U.S. Court of Appeals, Third Circuit
June 08, 1994
UNITED STATES OF AMERICA
GEORGE RETOS, JR., APPELLANT
On Appeal from the United States District Court for the Western District of Pennsylvania. (D.C. Crim. No. 92-00110-01).
Before: Greenberg and Garth, Circuit Judges and Robreno, District Judge*fn*
Opinion OF THE COURT
GARTH, Circuit Judge :
Defendant George Retos ("Retos") was convicted on nine counts of an eleven-count indictment, including two counts of income tax evasion, in violation of 26 U.S.C. § 7201, and one count of currency structuring, in violation of 31 U.S.C. §§ 5324 (3) and 5322(a). On appeal, Retos contests a number of rulings made by the district court during trial. He also argues that the district court's jury instruction with respect to the structuring count was inconsistent with the Supreme Court's holding in Ratzlaf v. United States, ___ U.S. ___, 114 S. Ct. 655 (1994), a case decided while Retos' appeal was pending before us.
We have jurisdiction pursuant to 28 U.S.C. § 1291. Although the bulk of Retos' appeal is without merit, we conclude that, in the aftermath of Ratzlaf, the jury instruction given by the district court without objection constituted plain error, which we may review. We will vacate Retos' structuring conviction and will remand to the district court for retrial on the structuring count and for resentencing on Retos' remaining, valid convictions, which we will affirm.
George Retos was the managing partner of Retos, Held & Mascara, a Washington, Pennsylvania law firm. He also advised clients as a solo practitioner, separate from, and apparently concurrent to, his association with the law firm. On May 21, 1992, a federal grand jury returned an eleven-count indictment against Retos alleging numerous federal offenses arising out of his professional and personal financial activities, and the convergence of the two.
Counts 1 through 3 charged Retos with income tax evasion in violation of 26 U.S.C. § 7201.*fn1 The government alleged that Retos had understated his taxable income in 1985 ("Count 1"). A government audit of Retos' 1986 tax return revealed that he had understated his taxable income in 1986 by $218,714.96 ("Count 2"). Retos never filed an income tax return in 1987 ("Count 3").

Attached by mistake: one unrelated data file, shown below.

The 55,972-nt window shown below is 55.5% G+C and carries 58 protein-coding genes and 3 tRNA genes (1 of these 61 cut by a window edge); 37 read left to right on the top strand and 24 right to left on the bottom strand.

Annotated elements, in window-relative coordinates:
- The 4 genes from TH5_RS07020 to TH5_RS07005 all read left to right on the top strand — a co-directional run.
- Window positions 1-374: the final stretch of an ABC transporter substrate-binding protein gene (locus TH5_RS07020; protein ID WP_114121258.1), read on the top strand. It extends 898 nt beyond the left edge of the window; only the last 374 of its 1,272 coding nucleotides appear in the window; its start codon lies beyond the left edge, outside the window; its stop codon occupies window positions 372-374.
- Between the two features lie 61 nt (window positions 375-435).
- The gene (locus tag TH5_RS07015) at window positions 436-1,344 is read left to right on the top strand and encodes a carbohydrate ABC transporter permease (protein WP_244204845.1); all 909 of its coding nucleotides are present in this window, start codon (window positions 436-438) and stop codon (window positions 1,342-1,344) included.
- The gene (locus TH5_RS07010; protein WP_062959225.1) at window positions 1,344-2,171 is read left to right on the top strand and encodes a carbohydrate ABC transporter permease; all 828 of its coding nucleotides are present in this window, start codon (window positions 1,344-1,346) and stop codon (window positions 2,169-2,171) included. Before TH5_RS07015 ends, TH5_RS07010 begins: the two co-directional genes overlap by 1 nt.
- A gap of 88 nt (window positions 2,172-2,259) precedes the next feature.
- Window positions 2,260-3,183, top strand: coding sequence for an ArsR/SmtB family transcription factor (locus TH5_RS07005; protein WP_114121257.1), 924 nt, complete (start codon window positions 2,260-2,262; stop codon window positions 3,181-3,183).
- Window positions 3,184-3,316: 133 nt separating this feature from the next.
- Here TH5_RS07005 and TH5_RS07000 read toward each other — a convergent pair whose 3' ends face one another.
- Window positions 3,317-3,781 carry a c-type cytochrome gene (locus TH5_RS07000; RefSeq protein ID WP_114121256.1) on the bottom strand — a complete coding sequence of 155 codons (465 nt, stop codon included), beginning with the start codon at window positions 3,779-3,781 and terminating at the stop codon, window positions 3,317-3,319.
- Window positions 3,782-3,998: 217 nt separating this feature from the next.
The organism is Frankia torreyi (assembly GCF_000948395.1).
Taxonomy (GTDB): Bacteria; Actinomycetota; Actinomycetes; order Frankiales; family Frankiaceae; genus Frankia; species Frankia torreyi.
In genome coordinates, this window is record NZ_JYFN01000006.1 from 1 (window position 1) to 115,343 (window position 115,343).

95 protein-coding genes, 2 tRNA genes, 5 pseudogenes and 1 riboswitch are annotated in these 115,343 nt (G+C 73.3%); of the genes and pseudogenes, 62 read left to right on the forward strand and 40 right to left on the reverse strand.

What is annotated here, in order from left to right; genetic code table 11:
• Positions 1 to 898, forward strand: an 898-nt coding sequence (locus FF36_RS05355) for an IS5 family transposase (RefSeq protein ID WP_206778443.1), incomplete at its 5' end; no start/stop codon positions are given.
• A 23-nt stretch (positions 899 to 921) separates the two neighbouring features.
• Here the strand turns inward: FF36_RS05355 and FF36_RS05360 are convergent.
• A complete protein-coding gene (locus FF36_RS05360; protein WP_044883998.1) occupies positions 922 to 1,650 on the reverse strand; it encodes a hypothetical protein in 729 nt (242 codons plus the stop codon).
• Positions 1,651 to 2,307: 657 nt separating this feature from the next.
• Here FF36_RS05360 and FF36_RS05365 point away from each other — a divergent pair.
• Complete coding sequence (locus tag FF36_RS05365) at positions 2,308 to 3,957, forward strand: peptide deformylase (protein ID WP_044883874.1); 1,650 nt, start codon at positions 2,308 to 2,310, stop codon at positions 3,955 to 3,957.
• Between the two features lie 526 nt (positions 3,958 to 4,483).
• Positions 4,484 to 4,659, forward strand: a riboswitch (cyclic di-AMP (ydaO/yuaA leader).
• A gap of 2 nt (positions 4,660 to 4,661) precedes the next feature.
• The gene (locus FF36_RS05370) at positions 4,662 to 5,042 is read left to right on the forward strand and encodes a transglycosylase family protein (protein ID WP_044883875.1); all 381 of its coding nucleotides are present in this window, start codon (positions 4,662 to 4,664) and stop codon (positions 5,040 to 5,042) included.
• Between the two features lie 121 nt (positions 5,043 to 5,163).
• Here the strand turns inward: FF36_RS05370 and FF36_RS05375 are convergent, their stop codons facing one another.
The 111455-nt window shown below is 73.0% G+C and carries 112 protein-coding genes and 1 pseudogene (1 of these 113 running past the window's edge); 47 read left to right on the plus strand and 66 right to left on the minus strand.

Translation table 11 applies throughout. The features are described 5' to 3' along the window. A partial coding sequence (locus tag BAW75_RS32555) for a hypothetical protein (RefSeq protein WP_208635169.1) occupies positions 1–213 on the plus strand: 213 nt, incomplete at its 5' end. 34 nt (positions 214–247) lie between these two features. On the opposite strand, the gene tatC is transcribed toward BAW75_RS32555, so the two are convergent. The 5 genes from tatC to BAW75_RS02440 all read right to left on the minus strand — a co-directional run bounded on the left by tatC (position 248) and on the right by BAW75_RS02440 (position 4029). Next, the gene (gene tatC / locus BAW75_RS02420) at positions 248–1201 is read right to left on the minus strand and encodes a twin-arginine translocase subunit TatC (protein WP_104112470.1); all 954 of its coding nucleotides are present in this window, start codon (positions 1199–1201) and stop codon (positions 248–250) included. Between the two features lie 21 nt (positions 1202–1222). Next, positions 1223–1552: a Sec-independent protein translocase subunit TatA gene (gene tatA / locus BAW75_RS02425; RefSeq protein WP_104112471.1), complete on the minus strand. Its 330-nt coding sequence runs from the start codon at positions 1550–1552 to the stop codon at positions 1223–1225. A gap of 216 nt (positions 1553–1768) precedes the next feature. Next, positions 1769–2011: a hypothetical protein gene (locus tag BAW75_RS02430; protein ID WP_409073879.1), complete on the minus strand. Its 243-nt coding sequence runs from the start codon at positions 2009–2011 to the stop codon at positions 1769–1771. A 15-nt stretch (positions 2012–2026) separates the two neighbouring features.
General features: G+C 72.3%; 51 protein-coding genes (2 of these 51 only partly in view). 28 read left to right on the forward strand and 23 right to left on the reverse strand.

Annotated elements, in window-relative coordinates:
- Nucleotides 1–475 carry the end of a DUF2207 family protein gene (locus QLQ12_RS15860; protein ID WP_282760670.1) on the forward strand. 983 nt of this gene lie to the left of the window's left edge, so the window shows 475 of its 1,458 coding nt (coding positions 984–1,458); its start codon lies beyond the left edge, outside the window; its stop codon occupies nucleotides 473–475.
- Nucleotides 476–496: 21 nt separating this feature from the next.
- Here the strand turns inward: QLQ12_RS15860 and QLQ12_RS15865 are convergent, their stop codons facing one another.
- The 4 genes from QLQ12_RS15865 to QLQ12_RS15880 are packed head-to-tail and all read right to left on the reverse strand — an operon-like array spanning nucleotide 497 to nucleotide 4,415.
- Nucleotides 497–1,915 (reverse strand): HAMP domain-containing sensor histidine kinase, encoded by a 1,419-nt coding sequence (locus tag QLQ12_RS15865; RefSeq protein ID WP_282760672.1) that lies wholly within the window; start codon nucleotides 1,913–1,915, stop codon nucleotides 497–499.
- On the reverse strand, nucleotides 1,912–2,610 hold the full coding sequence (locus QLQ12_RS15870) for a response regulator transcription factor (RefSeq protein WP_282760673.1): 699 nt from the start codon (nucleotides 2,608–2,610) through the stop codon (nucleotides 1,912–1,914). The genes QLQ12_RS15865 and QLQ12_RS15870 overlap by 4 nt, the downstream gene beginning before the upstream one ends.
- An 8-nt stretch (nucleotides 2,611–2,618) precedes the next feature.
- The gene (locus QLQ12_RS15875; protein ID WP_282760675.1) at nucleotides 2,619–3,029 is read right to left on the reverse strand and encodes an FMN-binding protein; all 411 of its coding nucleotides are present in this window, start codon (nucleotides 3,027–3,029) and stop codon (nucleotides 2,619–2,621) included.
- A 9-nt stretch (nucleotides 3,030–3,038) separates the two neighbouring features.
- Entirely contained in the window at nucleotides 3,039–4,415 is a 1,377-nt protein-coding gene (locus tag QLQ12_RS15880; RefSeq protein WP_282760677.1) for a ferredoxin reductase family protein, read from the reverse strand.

Count 4 charged Retos with structuring a currency transaction in violation of 31 U.S.C. §§ 5324(3)*fn2 and 5322(a).*fn3 The government alleged that in connection with the purchase of an automobile dealership by a Retos client, Robert Bruno, Retos caused $15,000 to be paid over to the seller, Bud Spesak, in two separate checks, each made out to "Cash" in the sum of $7,500 (i.e., below the $10,000 currency transaction report threshold).
Count 5 charged Retos with scheming to defraud by use of wire communications, in violation of 18 U.S.C. § 1343. In 1987, Retos applied for a residential loan from a federally insured savings and loan institution using allegedly fraudulent income tax returns. In connection with his application, Retos wired $216,264.49 into his own personal bank account.
Count 6 charged Retos with making false statements in connection with a credit application, in violation of 18 U.S.C. § 1014. In 1988, Retos obtained a line of credit from a federally insured bank by providing the bank with false information concerning the status of his income tax liability and by using falsified copies of his never-filed 1987 tax return.
Counts 7 through 10 charged Retos with mail fraud, in violation of 18 U.S.C. § 1341. Retos had been retained by a client, Samir Gayed, to incorporate Gayed's investment company, Golden Falcon, Inc. Retos never did so. Rather, Retos falsely held himself out as the president of Golden Falcon and had Golden Falcon's interests transferred to him. The effect of this transfer was that Retos knowingly and fraudulently received, and caused to be received, through the United States mail, four revenue checks which rightly belonged to Golden Falcon.
Count 11 charged Retos with the interstate transportation of stolen property, in violation of 18 U.S.C. §§ 2314 and 2. Retos unlawfully transported a stolen limited partnership certificate from Midland, Texas to Washington, Pennsylvania.
Trial commenced on November 30, 1992. Retos immediately objected to a number of statements made by the prosecutor in his opening statement, and moved for a mistrial. The district court denied Retos' motion. On December 18, 1992, a jury found Retos guilty on nine of the eleven counts charged, including two of the three tax evasion counts and the one structuring count.*fn4 Thereafter, on May 4, 1993, the district court denied Retos' post-trial motion for judgment of acquittal.